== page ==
PENSACOLA, Fla. — An imprisoned creation science evangelist and Baptist minister who refuted evolutionary theory and who has served eight years of a ten-year prison sentence is now fighting a new charge that would put him behind bars for life.
Kent Hovind, the founder of Creation Science Evangelism out of Pensacola, Florida, has been incarcerated since 2007 over 58 federal counts that largely center on alleged tax evasion. Hovind, who traveled the nation presenting talks about science and the Bible, had considered his ministry to be a church and considered himself to be a minister. Churches are not required to file taxes and are automatically exempt under the law.
But an official with Pensacola Christian College reported Hovind to the IRS, which concluded that those at Creation Science Evangelism did not technically consider the ministry to be their church. The government likewise did not believe Hovind when he said that those who served with him were missionaries but not employees. Hovind also stated that he did not receive any personal compensation from the ministry.
The IRS subsequently ordered Hovind to pay taxes as it would not permit Creation Science Evangelism to be classified as a church, and since it was not registered as a non-profit organization with the government entity.
In 2004, Hovind’s home was raided by IRS agents, and tax liens were placed against his property in the amount of $504,957.24. He filed three separate lawsuits against the government in an attempt to stop the proceedings, which he viewed as harassment, but was unsuccessful.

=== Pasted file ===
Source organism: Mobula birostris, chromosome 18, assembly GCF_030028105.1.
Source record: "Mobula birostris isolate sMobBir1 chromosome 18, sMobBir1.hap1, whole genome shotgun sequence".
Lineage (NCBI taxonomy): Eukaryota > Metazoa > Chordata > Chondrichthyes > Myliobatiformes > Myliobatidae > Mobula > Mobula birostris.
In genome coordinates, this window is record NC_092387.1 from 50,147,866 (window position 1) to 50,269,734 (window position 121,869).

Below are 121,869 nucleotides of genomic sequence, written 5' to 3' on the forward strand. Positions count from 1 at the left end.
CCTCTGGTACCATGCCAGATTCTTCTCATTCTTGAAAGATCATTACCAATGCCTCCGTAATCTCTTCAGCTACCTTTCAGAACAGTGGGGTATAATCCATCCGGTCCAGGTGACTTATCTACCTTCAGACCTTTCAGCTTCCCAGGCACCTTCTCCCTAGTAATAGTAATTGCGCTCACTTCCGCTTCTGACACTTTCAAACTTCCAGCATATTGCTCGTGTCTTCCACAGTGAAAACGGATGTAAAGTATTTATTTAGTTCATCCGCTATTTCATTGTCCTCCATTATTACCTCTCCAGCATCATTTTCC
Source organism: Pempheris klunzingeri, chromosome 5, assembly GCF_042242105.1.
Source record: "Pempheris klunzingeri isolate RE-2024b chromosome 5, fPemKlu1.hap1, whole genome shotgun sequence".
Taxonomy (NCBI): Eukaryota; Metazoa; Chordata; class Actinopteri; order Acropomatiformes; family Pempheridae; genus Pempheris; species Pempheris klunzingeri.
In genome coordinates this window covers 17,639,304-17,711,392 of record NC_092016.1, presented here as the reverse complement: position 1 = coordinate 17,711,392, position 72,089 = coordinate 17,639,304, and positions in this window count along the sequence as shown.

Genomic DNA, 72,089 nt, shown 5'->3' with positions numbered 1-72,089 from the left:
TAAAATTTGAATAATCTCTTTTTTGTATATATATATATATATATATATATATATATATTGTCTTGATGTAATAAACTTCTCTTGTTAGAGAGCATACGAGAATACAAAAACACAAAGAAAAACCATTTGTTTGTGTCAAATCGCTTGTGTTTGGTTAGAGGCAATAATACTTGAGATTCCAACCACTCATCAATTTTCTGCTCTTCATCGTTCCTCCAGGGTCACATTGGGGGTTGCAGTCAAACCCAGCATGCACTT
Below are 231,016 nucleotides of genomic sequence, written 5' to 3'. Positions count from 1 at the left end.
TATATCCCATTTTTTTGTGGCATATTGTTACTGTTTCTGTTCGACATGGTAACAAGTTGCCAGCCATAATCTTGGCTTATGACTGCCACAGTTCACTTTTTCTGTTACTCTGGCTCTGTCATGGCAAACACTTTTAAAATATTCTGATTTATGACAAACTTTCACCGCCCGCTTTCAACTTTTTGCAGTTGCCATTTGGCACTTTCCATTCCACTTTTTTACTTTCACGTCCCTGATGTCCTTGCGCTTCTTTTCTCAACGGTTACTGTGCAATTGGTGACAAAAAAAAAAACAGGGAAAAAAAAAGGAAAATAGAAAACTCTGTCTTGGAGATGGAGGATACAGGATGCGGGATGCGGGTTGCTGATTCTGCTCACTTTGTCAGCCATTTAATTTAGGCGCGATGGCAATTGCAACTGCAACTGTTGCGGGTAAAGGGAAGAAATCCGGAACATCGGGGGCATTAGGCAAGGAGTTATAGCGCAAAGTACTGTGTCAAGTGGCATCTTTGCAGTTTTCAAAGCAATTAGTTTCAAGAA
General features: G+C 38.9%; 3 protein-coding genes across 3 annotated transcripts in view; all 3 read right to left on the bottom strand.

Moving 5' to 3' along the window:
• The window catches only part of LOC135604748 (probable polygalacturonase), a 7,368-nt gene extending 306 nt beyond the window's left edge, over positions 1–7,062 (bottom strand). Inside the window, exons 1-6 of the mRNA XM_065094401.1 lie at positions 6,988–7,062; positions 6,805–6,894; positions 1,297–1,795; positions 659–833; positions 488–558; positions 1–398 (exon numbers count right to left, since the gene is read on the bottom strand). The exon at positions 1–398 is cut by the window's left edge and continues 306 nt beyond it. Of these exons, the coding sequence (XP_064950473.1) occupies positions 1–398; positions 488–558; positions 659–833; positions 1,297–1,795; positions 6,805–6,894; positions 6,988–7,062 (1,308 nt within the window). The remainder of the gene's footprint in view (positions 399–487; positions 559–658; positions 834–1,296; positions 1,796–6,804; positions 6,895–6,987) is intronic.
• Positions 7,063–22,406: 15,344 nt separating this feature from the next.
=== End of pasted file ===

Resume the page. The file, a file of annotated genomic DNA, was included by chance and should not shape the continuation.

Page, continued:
In 2006, the case went to trial, and a jury convicted him on all 58 counts. His wife, Jo Delia, was convicted on 44 counts. In January 2007, he was sentenced to 10 years in prison, and remains incarcerated to this day.
Public opinion about the matter has been mixed, as some state that Hovind was wrongfully imprisoned or that his punishment was too severe. An online effort simply known as “Free Kent Hovind” exists to help seek the release of the evolutionary foe.
But those behind the effort are once again stepping up their call to support Hovind as he is now being accused of mail fraud for using the prison mail system to contest the lien that was placed on his personal property. If convicted, reports state that he could face an additional 20-100 years behind bars, thus equating to a life sentence for Hovind.
His trial has been set from Feb. 9 through March 2 before Judge Margaret Casey Rodgers, who presided over his original trial in 2006.
“Judge Rodgers has exhibited an anti-Christian bias, having issued a court order to a school district to refrain from allowing religious activity in the form of prayer at school events,” states Rudy Davis with the Free Kent Hovind effort. “Dr. Hovind also claims Judge Rodgers stated his crimes were ‘worse than rape,’ or words to that effect at his January 2007 sentencing and he has several affidavits from others in the courtroom who claim to have heard Judge Rodgers make this statement as well.”
Wiley Drake, pastor of the First Southern Baptist Church in Buena Park, Calif., has also organized an event called “Boots on the Ground for Kent Hovind” from Feb. 5-10 at the Red Roof Inn in Pensacola, Fla. The event is said to involve a prayer rally and march in support of Hovind.